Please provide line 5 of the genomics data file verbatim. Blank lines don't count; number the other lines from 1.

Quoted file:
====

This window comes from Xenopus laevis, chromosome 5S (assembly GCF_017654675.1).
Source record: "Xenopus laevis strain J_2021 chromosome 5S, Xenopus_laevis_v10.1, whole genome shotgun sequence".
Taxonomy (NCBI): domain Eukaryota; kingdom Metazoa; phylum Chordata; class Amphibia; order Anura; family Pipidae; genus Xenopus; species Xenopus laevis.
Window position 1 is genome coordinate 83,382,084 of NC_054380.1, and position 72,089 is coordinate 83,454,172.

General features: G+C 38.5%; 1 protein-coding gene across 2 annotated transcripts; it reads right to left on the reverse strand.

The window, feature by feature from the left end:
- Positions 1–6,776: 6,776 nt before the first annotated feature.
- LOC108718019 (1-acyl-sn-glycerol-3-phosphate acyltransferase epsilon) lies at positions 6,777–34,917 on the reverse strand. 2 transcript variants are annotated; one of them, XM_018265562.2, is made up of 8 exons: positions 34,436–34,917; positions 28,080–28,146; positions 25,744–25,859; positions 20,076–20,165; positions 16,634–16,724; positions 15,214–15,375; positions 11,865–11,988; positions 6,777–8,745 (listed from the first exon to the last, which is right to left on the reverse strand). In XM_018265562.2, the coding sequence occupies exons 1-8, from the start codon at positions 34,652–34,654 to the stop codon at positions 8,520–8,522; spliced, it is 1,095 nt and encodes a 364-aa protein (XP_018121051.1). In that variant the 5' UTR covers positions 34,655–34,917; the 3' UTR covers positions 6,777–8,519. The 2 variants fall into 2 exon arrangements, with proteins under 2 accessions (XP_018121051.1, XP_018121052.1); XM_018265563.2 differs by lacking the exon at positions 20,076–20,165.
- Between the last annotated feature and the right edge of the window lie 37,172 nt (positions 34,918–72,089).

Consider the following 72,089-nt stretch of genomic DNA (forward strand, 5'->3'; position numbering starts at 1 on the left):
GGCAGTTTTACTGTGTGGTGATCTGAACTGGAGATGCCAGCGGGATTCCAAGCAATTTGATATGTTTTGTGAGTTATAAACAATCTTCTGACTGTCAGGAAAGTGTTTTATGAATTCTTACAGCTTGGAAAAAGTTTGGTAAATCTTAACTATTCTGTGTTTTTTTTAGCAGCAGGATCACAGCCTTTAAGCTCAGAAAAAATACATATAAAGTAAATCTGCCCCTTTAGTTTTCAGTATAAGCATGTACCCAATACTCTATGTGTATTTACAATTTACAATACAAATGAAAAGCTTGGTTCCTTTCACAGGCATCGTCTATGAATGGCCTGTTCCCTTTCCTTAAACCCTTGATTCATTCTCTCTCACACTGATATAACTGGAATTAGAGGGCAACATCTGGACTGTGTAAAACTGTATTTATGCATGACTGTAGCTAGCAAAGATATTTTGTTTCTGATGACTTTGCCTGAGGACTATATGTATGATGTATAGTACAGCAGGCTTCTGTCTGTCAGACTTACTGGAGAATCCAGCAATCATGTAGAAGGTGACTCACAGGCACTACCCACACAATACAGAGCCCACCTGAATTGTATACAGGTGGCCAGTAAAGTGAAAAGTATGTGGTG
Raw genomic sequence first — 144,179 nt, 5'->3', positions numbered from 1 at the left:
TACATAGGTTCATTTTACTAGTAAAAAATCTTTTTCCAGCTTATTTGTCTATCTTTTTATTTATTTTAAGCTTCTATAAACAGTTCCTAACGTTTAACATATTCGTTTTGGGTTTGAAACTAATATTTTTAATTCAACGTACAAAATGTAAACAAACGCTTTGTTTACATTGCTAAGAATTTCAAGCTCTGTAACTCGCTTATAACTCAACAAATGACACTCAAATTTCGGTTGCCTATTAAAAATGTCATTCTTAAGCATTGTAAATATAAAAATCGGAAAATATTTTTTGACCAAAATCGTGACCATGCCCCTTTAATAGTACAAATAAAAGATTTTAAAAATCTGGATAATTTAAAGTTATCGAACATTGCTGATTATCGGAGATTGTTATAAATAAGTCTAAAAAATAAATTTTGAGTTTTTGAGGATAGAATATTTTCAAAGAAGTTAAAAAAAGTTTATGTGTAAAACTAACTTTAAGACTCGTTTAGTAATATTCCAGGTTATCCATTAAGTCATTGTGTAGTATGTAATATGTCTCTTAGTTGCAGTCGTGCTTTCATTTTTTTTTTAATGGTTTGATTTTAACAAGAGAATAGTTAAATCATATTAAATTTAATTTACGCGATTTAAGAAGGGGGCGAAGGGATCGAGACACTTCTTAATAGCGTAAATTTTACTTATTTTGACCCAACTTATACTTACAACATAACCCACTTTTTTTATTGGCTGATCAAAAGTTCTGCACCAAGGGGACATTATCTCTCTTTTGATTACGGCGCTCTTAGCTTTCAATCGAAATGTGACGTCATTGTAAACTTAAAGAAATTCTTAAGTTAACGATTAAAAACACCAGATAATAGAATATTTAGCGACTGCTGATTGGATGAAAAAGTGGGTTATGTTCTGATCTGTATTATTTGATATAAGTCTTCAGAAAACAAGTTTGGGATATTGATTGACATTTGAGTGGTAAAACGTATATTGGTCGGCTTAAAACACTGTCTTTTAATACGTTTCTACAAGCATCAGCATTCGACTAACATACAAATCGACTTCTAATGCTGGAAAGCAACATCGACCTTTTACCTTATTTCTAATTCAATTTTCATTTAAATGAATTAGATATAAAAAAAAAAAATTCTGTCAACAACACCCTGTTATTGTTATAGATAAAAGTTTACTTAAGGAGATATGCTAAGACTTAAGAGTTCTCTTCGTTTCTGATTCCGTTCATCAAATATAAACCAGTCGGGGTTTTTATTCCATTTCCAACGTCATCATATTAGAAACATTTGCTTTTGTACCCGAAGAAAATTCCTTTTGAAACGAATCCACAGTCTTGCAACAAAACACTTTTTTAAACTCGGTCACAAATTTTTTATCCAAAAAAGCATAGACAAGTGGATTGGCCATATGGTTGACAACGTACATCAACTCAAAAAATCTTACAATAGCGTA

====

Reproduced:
General features: G+C 38.5%; 1 protein-coding gene across 2 annotated transcripts; it reads right to left on the reverse strand.